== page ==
In what may be the beginning of the end for European nations, Germany and France are determined to reform national rights, including the EU right of veto, this year. The debate has caused a stir in recent months, and in recent weeks, the measure has been put back on the agenda.
France and Germany are convinced that a large-scale institutional reform of the European Union, including the abolition of the veto on European Council votes, could be achieved this year, French EU Affairs Minister Laurence Boone and German Minister of State Anna Lührmann told Euractiv.
“This is one of the options we want to explore in order to maintain our position as a global player with the EU’s common foreign and security policy,” Lührmann said. He added that “it would be an important signal in other policy areas if we were to move to qualified majority voting already this year” and expressed confidence that this would happen.
The two ministers said that both countries consider it important to abolish unanimous voting in the European Council in areas such as foreign policy and taxation before the enlargement of the European Union. This could mean, for example, that Brussels would be able to implement a flat tax rate across the EU or even involve itself more deeply in the war, both moves that Hungary has rejected and in some cases even deployed its veto to stop.
Paris and Berlin claim abolishing the veto is a change that is possible without amending the EU treaties, a point hotly contested by a number of European parties, as it would not only give Brussels enormous power but also the largest states, such as Germany and France. This would subsequently allow for the EU to enact a liberal immigration policy, green rules and various other progressive goals without any hindrance from Hungary and other smaller, conservative nations.
The introduction of qualified majority voting would remove the veto on foreign policy issues, which would mean that only 15 of the 27 member states — representing 65 percent of the EU’s population — would have to agree to make particularly important foreign and defense policy decisions affecting the EU as a whole.
Laurence Boone told Euractiv that this would be “an important step toward greater integration and efficiency.”
However, the nature of such a system would favor countries with larger populations, such as France or Germany, while smaller states, such as Hungary, would lose the opportunity to have a say in EU decision-making.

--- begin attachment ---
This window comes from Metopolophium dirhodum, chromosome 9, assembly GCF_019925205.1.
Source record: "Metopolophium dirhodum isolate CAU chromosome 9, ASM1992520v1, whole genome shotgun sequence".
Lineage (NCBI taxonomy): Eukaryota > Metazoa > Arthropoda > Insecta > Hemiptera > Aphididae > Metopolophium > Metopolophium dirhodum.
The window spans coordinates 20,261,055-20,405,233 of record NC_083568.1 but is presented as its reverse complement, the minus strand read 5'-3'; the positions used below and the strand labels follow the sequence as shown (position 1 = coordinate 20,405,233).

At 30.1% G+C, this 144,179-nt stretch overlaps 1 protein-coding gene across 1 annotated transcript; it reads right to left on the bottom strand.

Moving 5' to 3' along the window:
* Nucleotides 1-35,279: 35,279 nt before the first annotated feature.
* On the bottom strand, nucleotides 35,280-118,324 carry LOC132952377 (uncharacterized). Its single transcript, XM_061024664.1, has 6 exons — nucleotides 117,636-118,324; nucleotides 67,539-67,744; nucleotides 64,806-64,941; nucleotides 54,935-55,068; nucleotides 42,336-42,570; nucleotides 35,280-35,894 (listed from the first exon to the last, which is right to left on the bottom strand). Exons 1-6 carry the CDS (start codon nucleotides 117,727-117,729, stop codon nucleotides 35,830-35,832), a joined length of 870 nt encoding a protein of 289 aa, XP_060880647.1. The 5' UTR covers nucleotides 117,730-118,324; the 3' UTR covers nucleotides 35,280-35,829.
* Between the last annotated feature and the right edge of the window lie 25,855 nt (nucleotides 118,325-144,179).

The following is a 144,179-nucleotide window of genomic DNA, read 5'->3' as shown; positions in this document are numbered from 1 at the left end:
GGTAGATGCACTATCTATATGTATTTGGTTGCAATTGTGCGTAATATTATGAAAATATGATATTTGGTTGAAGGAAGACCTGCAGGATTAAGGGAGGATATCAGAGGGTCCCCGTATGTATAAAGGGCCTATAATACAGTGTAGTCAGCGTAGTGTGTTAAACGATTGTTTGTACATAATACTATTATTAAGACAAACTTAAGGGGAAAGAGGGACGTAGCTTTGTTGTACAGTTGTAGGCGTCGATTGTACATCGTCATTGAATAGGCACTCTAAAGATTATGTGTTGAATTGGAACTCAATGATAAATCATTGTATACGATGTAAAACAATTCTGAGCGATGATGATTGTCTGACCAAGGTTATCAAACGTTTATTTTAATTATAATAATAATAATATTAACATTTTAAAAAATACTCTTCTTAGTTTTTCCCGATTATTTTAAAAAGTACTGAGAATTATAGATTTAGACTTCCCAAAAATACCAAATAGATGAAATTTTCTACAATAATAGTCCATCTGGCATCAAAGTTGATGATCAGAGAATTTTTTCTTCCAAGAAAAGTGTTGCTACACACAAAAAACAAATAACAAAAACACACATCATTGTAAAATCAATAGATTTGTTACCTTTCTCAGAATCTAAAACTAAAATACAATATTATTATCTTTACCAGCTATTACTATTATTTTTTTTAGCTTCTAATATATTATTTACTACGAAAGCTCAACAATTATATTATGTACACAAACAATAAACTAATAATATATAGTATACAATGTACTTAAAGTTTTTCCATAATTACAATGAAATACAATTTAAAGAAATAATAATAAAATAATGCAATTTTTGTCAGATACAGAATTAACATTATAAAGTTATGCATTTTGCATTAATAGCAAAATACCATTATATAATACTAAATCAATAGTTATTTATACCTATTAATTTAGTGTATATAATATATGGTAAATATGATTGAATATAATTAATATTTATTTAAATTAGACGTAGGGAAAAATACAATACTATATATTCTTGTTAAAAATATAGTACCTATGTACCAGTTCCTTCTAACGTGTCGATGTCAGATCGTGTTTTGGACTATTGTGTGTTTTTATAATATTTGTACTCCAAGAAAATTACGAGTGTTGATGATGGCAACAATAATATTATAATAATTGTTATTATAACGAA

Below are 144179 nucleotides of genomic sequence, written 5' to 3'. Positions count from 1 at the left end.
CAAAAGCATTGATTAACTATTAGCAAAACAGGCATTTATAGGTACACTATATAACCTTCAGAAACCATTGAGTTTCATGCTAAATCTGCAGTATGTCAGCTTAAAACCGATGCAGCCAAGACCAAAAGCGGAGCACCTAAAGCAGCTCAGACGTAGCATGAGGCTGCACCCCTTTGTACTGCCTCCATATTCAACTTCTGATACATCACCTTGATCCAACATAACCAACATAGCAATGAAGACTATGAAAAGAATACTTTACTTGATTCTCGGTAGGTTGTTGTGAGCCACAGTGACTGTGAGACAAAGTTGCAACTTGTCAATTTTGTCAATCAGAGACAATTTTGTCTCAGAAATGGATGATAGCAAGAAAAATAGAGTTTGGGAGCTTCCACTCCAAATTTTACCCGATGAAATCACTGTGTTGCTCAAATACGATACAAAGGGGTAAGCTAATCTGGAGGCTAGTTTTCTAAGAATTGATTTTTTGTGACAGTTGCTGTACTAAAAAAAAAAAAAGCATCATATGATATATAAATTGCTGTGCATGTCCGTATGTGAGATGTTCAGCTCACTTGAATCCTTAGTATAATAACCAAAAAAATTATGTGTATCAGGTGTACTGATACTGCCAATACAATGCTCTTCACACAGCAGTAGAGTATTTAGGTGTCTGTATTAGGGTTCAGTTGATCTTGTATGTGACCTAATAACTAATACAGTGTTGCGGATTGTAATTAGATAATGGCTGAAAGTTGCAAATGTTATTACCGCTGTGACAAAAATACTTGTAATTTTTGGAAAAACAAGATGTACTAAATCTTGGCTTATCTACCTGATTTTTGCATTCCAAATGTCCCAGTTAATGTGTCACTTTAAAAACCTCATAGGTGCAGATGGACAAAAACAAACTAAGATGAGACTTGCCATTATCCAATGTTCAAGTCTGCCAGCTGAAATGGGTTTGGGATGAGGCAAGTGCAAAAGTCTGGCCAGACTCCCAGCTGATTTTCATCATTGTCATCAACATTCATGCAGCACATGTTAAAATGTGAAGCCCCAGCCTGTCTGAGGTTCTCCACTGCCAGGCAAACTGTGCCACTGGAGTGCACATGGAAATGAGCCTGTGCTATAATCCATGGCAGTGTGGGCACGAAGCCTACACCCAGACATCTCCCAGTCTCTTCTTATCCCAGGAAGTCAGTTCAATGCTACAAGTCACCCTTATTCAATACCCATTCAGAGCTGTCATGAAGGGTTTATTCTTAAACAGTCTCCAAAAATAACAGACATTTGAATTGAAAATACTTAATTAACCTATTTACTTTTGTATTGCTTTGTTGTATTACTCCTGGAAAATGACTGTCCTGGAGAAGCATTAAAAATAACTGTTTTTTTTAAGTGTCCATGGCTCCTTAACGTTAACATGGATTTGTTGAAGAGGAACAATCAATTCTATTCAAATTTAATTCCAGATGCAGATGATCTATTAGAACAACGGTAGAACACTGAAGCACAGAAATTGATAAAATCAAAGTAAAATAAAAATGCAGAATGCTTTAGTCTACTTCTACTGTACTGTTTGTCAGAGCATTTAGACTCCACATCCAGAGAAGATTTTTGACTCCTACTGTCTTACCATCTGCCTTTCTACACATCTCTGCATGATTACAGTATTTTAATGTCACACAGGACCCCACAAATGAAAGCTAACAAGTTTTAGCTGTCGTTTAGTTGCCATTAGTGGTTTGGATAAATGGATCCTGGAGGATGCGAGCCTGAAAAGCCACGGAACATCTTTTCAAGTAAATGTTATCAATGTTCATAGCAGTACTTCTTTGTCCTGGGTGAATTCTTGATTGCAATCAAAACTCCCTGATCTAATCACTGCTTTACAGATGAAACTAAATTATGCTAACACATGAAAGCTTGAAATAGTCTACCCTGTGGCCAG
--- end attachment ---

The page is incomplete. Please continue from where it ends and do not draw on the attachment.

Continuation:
Abolishing the principle of unanimity — in those areas where it still exists — for votes in the European Council would be tantamount to taking away the sovereignty of Poland and other smaller states. Ryszard Legutko, a member of the European Parliament from Poland’s ruling Law and Justice (PiS) party, has previously spoken about this. However, Polish President Andrzej Duda has also been a scathing critic of the proposal. He stated that “it would be wrong for any member state to blackmail the others, including the EU candidate countries, by blocking further enlargement of the community if its hegemonic demands are not met.”
The Polish president noted that the founding principle of the EU was brotherhood and cooperation to ensure peace and economic development. For this to be possible, Duda said, “All countries must have a say on key issues affecting the development of the Community so that they feel that there is justice within the Community and that no country imposes its will at the expense of others by using institutional means.”
Herbert Kickl, president of the Austrian Freedom Party (FPÖ), currently the most popular party in Austria, believes that Brussels’ aim is to create a centralist superstate in which member states increasingly lose their importance and self-determination
“They want to take more and more powers away from the nation states and transfer them to Brussels to create a United States of Europe over the heads of its citizens,” said Kickl.